Topography also plays a vital role in this equation. On clear nights, cool air from the high mountains surrounding the airport sinks downslope and into the Martis Valley, a high-elevation basin. This dense air mass settles into the airport basin, creating a chilled microclimate. The fact that the airport thermometer is located within this cold air drainage contributes significantly to Truckee’s nippy readings. This is why the coolest temperatures are recorded at the Truckee Tahoe Airport, not at the U.S. Forest Service ranger station above town.Spring and fallTruckee records the bulk of its “coldest in the nation” readings from late spring through early fall. High pressure tends to dominate West Coast weather during the summer and autumn months. This large, semi-stationary air mass forces vigorous cold fronts to track far to the north, providing the Sierra Nevada with a mild and dry summertime climate. The air under this dome of high pressure contains very little moisture. With low levels of humidity in the air, there is nothing to trap and hold the sun’s heat. As soon as the sun sets, temperatures plummet. The same principle applies to deserts, known for scorching heat during the day followed by frigid nights.This high-pressure regime also fosters calm, windless evenings in Sierra basins, which inhibits atmospheric mixing. Without breezes to stir up the night air, the dense cooler air settles to the ground with warmer air aloft. This nocturnal inversion, known as such because air aloft is normally colder than at the surface, keeps Truckee’s average minimal morning temperatures near the airport hovering in the upper 30s during the summer. In addition, Truckee’s typically cloud-free evening sky allows accumulated daytime heat to escape rapidly back into the atmosphere, a dynamic known as radiational cooling. Another component that contributes to extreme temperature fluctuations is distance from any large body of water. Oceans and large lakes, like Tahoe, heat up and cool off slowly while land surfaces gain and lose heat much more rapidly. Truckee’s afternoon temperatures are usually significantly higher than those recorded near Lake Tahoe, but at night plunge quickly, and are often 10 degrees colder by sunrise, even more during winter.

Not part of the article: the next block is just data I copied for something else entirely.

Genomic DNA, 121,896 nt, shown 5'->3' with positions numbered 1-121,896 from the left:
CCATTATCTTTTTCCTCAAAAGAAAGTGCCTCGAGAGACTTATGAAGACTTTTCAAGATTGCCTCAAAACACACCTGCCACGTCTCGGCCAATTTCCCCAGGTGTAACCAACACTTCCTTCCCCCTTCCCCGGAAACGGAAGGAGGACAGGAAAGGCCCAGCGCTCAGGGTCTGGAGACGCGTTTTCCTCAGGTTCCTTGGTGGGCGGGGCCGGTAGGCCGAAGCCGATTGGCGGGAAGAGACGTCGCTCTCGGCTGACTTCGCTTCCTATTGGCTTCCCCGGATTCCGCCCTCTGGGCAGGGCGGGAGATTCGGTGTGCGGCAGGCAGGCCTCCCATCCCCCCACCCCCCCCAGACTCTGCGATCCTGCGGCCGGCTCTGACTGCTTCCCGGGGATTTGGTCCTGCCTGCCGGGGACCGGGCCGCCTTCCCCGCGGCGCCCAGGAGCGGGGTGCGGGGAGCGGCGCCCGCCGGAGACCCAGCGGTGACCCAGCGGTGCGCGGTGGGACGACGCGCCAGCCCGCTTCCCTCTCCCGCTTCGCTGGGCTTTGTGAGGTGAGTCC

Locals knowBecause Truckee is often the nation’s coldest spot on early summer mornings, the town’s reputation is considered a tongue-in-cheek joke among locals who enjoy the Sierra’s relatively balmy winters. Despite this chilling combination of topographic and atmospheric ingredients, the local Chamber of Commerce has little to worry about. Truckee’s frosty mornings are offset by rapid daytime heating, so its monthly average temperatures, especially in winter, are much warmer than the real cold spots in the hinterlands of Minnesota, Montana, and Wyoming.Even on summer days when it isn’t the nation’s icebox, Truckee usually is within a few degrees of America’s other famous cold cities – West Yellowstone, Mont., Stanley, Idaho, and Frazier, Colo. Just for the record, out of the last 20 years, Truckee has made the top five rankings 11 times. And three of those years, 1991, 1993 and 1994, Truckee claimed the dubious honor of coldest spot in the nation, excluding Alaska. Mark McLaughlin’s column, “Weather Window,” appears monthly in the Sierra Sun. His award-winning books, “Western Train Adventures: The Good, the Bad & the Ugly” and “Sierra Stories: Trues Tales of Tahoe, Vol. 1 & 2” are available at local bookstores. Mark, a Carnelian Bay resident, can be reached at firstname.lastname@example.org.
Support Local Journalism
Support Local Journalism
Readers around Lake Tahoe, Truckee, and beyond make the Sierra Sun's work possible. Your financial contribution supports our efforts to deliver quality, locally relevant journalism.
Now more than ever, your support is critical to help us keep our community informed about the evolving coronavirus pandemic and the impact it is having locally. Every contribution, however large or small, will make a difference.
Your donation will help us continue to cover COVID-19 and our other vital local news.
Start a dialogue, stay on topic and be civil.
If you don't follow the rules, your comment may be deleted.
User Legend: Moderator Trusted User